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Ellis Parker Butler (Эллис Паркер Батлер)


The Sheep


The Sheep adorns the landscape rural
And is both singular and plural—
It gives grammarians the creeps
To hear one say, “A flock of sheeps.”

The Sheep is gentle, meek and mild,
And led in herds by man or child—
Being less savage than the rabbit,
Sheep are gregarious by habit.

The Sheep grows wool and thus promotes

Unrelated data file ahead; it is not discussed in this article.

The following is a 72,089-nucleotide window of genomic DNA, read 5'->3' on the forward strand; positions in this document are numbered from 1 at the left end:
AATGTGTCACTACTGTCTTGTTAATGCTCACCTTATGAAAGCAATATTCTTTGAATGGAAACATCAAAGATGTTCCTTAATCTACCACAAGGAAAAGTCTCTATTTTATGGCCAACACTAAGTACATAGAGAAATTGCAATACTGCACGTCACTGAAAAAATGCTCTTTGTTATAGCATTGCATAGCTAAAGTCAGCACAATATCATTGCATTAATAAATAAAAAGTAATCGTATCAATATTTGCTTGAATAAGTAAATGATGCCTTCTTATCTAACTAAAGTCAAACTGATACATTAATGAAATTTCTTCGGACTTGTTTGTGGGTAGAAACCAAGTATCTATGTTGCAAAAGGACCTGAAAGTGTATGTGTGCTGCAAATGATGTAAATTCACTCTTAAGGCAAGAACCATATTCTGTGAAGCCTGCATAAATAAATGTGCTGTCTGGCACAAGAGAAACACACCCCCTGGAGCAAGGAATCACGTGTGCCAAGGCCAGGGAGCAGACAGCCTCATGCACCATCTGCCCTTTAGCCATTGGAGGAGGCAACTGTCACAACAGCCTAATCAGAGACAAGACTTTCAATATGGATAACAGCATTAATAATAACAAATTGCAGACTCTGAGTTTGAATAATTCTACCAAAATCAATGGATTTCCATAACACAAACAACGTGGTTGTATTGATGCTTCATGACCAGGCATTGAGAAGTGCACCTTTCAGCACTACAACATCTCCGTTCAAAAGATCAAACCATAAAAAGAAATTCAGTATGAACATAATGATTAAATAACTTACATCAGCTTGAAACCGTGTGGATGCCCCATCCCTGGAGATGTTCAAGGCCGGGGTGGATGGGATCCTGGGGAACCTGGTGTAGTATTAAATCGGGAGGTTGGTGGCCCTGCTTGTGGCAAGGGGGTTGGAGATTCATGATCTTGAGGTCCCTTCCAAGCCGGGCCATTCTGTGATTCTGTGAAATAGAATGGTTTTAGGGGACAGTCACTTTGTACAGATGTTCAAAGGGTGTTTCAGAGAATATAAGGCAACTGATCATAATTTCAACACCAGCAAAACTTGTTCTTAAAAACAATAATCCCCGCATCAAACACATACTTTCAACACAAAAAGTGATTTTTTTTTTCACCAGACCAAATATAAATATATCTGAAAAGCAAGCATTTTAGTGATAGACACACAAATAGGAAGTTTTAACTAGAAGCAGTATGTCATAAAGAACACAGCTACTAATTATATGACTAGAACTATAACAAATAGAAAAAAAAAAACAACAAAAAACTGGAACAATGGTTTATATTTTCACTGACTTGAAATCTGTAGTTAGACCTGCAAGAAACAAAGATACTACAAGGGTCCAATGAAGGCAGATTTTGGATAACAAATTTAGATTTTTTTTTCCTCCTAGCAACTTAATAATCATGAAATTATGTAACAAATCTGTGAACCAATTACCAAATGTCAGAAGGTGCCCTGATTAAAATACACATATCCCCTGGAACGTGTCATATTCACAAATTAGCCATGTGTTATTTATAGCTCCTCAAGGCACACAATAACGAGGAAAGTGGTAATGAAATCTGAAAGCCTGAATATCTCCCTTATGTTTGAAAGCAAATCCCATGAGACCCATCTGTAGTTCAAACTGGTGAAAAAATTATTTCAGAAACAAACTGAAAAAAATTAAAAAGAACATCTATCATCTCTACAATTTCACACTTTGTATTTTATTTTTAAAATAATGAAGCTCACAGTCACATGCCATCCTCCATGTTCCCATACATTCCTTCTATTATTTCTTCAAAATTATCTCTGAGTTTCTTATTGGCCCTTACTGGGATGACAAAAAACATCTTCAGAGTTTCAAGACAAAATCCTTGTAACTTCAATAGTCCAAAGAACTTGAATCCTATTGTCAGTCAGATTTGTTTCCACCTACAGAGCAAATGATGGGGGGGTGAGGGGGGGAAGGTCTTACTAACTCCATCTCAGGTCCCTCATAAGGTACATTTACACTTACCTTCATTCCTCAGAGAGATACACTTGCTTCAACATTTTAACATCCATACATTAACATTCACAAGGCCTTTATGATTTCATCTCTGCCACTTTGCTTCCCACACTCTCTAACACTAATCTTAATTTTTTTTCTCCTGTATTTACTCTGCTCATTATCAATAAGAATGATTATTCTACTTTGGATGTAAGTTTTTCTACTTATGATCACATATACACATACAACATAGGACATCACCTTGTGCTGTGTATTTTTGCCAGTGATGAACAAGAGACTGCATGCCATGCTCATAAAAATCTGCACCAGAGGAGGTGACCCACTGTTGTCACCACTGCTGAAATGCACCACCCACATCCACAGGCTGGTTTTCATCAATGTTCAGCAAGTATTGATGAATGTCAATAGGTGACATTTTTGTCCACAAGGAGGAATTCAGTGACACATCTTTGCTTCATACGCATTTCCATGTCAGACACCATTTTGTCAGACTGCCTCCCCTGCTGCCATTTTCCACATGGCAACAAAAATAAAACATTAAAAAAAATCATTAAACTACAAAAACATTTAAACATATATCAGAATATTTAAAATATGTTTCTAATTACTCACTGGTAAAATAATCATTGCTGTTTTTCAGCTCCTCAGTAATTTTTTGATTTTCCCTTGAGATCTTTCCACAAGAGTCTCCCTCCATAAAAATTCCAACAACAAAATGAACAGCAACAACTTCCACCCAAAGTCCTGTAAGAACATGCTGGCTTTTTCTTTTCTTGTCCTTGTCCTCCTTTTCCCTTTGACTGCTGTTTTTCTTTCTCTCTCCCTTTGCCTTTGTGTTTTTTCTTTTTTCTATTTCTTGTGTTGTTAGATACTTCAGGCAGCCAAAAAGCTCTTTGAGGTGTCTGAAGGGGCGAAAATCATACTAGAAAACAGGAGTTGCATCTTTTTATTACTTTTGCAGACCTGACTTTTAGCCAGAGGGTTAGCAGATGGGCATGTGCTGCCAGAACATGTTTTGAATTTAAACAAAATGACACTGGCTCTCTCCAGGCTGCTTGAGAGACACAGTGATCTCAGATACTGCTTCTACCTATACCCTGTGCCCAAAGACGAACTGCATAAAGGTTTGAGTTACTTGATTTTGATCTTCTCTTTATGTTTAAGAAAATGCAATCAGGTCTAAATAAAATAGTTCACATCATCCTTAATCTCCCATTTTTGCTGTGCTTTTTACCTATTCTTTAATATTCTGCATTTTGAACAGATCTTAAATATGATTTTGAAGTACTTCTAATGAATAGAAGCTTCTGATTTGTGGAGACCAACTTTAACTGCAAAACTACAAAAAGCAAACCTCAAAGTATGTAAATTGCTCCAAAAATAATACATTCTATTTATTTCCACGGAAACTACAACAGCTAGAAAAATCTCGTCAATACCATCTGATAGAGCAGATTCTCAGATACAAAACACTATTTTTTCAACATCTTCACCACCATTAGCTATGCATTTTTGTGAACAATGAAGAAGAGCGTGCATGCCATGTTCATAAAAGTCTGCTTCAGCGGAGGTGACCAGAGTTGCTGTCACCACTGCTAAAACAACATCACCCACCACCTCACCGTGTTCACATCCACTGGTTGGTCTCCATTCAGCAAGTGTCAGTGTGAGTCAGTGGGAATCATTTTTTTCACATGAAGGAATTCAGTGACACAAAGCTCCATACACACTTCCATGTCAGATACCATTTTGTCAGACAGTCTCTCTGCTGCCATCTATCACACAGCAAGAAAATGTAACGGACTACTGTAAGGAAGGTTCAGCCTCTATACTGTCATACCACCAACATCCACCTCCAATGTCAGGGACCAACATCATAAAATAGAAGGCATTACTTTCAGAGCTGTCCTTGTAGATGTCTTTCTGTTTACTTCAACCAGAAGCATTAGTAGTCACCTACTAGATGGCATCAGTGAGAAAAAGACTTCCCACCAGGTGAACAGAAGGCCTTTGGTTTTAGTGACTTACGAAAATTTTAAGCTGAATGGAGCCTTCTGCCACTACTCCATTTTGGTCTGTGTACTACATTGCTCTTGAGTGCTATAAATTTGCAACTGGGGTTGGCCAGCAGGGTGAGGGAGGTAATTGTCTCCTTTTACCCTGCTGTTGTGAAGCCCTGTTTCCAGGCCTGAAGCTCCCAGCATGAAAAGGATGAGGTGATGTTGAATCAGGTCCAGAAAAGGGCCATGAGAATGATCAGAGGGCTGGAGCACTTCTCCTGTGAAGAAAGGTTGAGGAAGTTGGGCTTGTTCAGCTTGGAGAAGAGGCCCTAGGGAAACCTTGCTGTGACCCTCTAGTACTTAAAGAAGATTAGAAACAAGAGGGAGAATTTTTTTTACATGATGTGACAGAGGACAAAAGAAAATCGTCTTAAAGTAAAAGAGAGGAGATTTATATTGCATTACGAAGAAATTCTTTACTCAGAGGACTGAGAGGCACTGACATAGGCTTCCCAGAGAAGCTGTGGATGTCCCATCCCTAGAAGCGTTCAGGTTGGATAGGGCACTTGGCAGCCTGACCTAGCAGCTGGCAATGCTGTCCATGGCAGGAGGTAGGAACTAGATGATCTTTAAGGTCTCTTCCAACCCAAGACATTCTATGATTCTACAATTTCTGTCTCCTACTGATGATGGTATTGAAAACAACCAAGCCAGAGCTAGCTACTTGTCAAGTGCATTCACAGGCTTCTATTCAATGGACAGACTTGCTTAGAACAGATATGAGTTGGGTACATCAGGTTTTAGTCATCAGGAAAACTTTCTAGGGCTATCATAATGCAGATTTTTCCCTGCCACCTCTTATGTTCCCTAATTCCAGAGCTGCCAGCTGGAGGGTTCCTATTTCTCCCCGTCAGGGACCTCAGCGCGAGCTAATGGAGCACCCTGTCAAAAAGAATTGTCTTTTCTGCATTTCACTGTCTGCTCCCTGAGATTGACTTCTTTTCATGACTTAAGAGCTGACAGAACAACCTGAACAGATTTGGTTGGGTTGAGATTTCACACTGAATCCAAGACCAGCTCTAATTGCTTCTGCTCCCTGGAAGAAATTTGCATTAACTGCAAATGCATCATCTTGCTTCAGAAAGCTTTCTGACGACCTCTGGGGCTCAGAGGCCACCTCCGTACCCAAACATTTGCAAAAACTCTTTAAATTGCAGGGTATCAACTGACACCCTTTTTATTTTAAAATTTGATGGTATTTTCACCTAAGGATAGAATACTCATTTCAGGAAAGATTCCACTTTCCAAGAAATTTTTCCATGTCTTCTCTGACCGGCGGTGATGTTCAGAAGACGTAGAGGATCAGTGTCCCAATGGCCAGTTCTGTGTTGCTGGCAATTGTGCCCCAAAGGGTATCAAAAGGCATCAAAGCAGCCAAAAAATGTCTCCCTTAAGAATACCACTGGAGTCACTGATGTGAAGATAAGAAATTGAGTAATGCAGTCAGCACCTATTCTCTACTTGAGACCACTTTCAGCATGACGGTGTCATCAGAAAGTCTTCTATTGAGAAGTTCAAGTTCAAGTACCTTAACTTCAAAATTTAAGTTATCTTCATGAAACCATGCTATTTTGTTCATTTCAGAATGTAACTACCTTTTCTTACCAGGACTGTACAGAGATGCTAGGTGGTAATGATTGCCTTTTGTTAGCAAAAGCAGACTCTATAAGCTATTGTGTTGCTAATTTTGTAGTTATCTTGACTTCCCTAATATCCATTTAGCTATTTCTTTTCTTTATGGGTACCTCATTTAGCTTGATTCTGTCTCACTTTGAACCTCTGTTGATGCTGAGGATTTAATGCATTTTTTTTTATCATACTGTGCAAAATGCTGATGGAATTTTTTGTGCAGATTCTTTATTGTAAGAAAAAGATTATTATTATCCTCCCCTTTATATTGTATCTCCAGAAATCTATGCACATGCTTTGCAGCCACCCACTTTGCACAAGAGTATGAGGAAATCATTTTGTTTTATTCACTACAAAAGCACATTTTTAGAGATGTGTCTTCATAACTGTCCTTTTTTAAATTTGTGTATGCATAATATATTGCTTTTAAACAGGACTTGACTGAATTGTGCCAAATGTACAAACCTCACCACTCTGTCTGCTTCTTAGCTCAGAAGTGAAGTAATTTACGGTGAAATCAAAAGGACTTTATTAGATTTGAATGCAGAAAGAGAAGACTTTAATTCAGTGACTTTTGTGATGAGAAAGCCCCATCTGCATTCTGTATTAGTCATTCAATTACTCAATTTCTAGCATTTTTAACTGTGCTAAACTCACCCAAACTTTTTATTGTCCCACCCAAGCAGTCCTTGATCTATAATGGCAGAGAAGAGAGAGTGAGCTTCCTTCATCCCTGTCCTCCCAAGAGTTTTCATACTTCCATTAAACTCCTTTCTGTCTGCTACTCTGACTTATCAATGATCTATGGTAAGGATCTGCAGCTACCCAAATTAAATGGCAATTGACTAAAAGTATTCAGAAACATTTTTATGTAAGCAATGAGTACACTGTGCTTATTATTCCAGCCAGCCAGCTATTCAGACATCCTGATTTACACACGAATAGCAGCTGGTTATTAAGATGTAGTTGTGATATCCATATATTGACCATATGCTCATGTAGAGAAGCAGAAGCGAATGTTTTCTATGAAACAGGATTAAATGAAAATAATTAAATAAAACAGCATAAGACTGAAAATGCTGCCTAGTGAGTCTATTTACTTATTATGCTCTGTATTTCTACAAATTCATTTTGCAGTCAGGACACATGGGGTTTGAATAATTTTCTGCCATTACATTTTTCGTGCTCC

The making of vests, pants and coats—
Vests, pants and coats and woolen cloths
Provide good food for hungry moths.

With vegetables added to
The Sheep, we get our mutton stew—
Experiments long since revealed
The Sheep should first be killed and peeled.

Thus, with our debt to them so deep,
All men should cry “Praise be for Sheep!”—
And, if we happen to be shepherds,
“Praise be they’re not as fierce as leopards!”



Ellis Parker Butler's other poems:
  1. When Ida Puts Her Armor On
  2. Reasonable Interest
  3. The Charge of the Second Iowa Cavalry
  4. Ridden Down
  5. Says Mister Doojabs


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